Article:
Successful first-in-man transcatheter clinical procedure with Revivent-TC System for heart failure completed

107

BioVentrix has announced the first-in-man use of its Revivent-TC Myocardial Anchoring System, via Less Invasive Ventricular Enhancement (the LIVE procedure). The procedure was performed by Gintaras Kalinauskas and Gierdrius Davidavicius (both of Vilnius University Hospital in Vilnius, Lithuania).

The successful procedure, used to reshape and reduce the left ventricle, was performed on a 61-year-old man suffering from advanced heart failure in the interventional catheterisation laboratory.

“Additionally, because of the much less invasive nature of the LIVE procedure, he was discharged just five days postoperatively, which will significantly decrease the cost associated with this treatment. With conventional surgical ventricular reconstruction, the duration of a typical hospital stay can range from six days to more than two weeks.”

“Before the LIVE procedure, this patient’s quality of life was severely impacted by his heart failure to the point where he could no longer walk even short distances without discomfort,” says Davidavicius, interventional cardiologist and co-investigator. “For patients this fragile, the risks and extended recovery of surgery often preclude any meaningful intervention. The LIVE procedure, which eliminates the most invasive elements associated with conventional surgical reconstruction, greatly expands the patient population that will be able to benefit from this life-saving procedure.”

The Revivent-TC System utilises a myocardial anchor identical the company’s Revivent Myocardial Anchoring System, which received CE mark in December 2012 and is commercially available and in clinical use at heart centres in all major Western and Eastern European markets.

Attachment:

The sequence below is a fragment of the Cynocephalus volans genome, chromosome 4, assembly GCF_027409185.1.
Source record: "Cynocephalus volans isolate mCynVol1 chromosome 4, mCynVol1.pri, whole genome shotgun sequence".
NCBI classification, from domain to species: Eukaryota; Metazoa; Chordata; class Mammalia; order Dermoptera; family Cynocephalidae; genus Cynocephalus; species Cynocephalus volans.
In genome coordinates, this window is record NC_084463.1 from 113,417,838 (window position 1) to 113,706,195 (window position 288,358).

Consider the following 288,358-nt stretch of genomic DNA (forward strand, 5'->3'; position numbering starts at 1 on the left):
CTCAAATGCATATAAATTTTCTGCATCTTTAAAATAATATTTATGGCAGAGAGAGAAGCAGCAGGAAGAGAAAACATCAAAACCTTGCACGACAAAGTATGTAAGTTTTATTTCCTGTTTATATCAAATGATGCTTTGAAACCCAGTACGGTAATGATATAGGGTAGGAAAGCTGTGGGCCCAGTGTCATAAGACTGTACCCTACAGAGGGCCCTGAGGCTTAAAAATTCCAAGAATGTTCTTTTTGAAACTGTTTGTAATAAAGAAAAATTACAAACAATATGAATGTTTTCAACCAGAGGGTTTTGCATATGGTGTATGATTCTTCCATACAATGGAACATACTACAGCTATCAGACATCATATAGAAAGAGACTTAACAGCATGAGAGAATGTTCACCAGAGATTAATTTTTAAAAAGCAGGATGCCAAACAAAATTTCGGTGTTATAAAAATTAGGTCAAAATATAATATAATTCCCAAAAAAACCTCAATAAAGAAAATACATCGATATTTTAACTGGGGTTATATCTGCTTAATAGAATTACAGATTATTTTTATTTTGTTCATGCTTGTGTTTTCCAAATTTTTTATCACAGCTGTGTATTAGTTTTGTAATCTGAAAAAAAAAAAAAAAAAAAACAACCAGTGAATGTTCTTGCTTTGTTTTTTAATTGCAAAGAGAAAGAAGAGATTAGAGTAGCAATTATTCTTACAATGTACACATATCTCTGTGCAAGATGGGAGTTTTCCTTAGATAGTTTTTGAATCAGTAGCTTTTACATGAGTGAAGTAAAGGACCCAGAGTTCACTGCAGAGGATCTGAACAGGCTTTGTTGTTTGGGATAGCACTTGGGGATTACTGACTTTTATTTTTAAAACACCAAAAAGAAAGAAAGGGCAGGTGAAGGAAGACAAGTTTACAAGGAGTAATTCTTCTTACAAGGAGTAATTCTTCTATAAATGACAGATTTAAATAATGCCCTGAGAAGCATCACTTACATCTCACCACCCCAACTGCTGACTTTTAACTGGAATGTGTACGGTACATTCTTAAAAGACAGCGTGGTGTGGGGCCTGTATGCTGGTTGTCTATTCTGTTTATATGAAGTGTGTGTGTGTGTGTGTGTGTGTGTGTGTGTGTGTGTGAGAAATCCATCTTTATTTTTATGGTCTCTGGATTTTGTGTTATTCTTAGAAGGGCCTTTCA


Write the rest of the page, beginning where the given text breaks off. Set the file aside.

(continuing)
The company also recently announced publication of clinical results in the European Journal of Cardio-Thoracic Surgery demonstrating the durability of the Revivent System. In that study, patients sustained a mean reduction in left ventricular end-systolic volume index (LVESVI), the key prognostic indicator for HF, to 43.9 mL/m2, well below the 60mL/m2 threshold recently defined as providing a survival benefit in heart failure patients. These clinical results are expected to continue with the new transcatheter delivery approach of the Revivent-TC System.

Prior to the Revivent and Revivent-TC Systems, reshaping of the left ventricle involved an invasive procedure (surgical ventricular restoration), which required cutting through the patient’s sternum to expose the heart, then stopping and supporting it with cardiopulmonary bypass while incisions into the heart muscle were made to remove the scarred, non-functioning tissue. The invasive nature of this procedure limits the use of this procedure due to the fragile nature of many heart failure patients the company states. In contrast, the LIVE procedure is performed without the need of cardiopulmonary bypass or making incisions into the heart, and now the Revivent-TC System also removes the need to open the patient’s chest.

“There were no complications, and the patient’s heart function improved immediately and has continued to do so,” continues Davidavicius. “Additionally, because of the much less invasive nature of the LIVE procedure, he was discharged just five days post-operatively, which will significantly decrease the cost associated with this treatment. With conventional surgical ventricular restoration, the duration of a typical hospital stay can range from six days to more than two weeks.”

“We are very pleased with the outcome of this first-in-man LIVE procedure with the Revivent-TC System by the heart failure team in Lithuania,” said Kenneth Miller, president and chief executive officer of BioVentrix.